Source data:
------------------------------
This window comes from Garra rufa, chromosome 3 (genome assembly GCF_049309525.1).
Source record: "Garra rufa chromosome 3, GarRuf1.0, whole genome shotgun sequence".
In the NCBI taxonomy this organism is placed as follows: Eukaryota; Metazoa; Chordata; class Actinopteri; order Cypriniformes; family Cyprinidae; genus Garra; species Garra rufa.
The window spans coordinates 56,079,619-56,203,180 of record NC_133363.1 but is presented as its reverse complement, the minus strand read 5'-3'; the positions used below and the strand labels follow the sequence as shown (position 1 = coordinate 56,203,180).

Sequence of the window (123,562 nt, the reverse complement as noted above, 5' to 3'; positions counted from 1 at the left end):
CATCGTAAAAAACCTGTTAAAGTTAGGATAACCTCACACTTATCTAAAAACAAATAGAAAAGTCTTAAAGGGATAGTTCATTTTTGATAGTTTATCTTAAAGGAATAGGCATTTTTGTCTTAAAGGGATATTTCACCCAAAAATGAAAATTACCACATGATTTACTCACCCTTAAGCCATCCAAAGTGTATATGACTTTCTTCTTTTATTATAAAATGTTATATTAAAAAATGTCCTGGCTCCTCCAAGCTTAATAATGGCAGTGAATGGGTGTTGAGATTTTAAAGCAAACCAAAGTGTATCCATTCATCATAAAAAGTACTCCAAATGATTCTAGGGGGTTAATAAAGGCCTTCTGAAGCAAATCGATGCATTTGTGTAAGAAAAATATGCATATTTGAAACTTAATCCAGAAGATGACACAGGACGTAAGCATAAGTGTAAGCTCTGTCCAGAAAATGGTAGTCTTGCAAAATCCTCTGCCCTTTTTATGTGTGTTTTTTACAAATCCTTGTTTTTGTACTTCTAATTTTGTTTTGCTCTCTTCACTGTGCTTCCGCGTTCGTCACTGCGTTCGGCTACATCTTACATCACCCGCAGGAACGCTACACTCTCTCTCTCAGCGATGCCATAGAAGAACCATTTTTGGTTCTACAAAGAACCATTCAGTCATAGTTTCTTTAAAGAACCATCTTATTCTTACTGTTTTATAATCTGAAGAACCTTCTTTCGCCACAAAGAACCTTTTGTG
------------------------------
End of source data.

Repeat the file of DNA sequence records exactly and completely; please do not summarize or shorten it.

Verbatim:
This window comes from Garra rufa, chromosome 3 (genome assembly GCF_049309525.1).
Source record: "Garra rufa chromosome 3, GarRuf1.0, whole genome shotgun sequence".
In the NCBI taxonomy this organism is placed as follows: Eukaryota; Metazoa; Chordata; class Actinopteri; order Cypriniformes; family Cyprinidae; genus Garra; species Garra rufa.
The window spans coordinates 56,079,619-56,203,180 of record NC_133363.1 but is presented as its reverse complement, the minus strand read 5'-3'; the positions used below and the strand labels follow the sequence as shown (position 1 = coordinate 56,203,180).

Sequence of the window (123,562 nt, the reverse complement as noted above, 5' to 3'; positions counted from 1 at the left end):
CATCGTAAAAAACCTGTTAAAGTTAGGATAACCTCACACTTATCTAAAAACAAATAGAAAAGTCTTAAAGGGATAGTTCATTTTTGATAGTTTATCTTAAAGGAATAGGCATTTTTGTCTTAAAGGGATATTTCACCCAAAAATGAAAATTACCACATGATTTACTCACCCTTAAGCCATCCAAAGTGTATATGACTTTCTTCTTTTATTATAAAATGTTATATTAAAAAATGTCCTGGCTCCTCCAAGCTTAATAATGGCAGTGAATGGGTGTTGAGATTTTAAAGCAAACCAAAGTGTATCCATTCATCATAAAAAGTACTCCAAATGATTCTAGGGGGTTAATAAAGGCCTTCTGAAGCAAATCGATGCATTTGTGTAAGAAAAATATGCATATTTGAAACTTAATCCAGAAGATGACACAGGACGTAAGCATAAGTGTAAGCTCTGTCCAGAAAATGGTAGTCTTGCAAAATCCTCTGCCCTTTTTATGTGTGTTTTTTACAAATCCTTGTTTTTGTACTTCTAATTTTGTTTTGCTCTCTTCACTGTGCTTCCGCGTTCGTCACTGCGTTCGGCTACATCTTACATCACCCGCAGGAACGCTACACTCTCTCTCTCAGCGATGCCATAGAAGAACCATTTTTGGTTCTACAAAGAACCATTCAGTCATAGTTTCTTTAAAGAACCATCTTATTCTTACTGTTTTATAATCTGAAGAACCTTCTTTCGCCACAAAGAACCTTTTGTG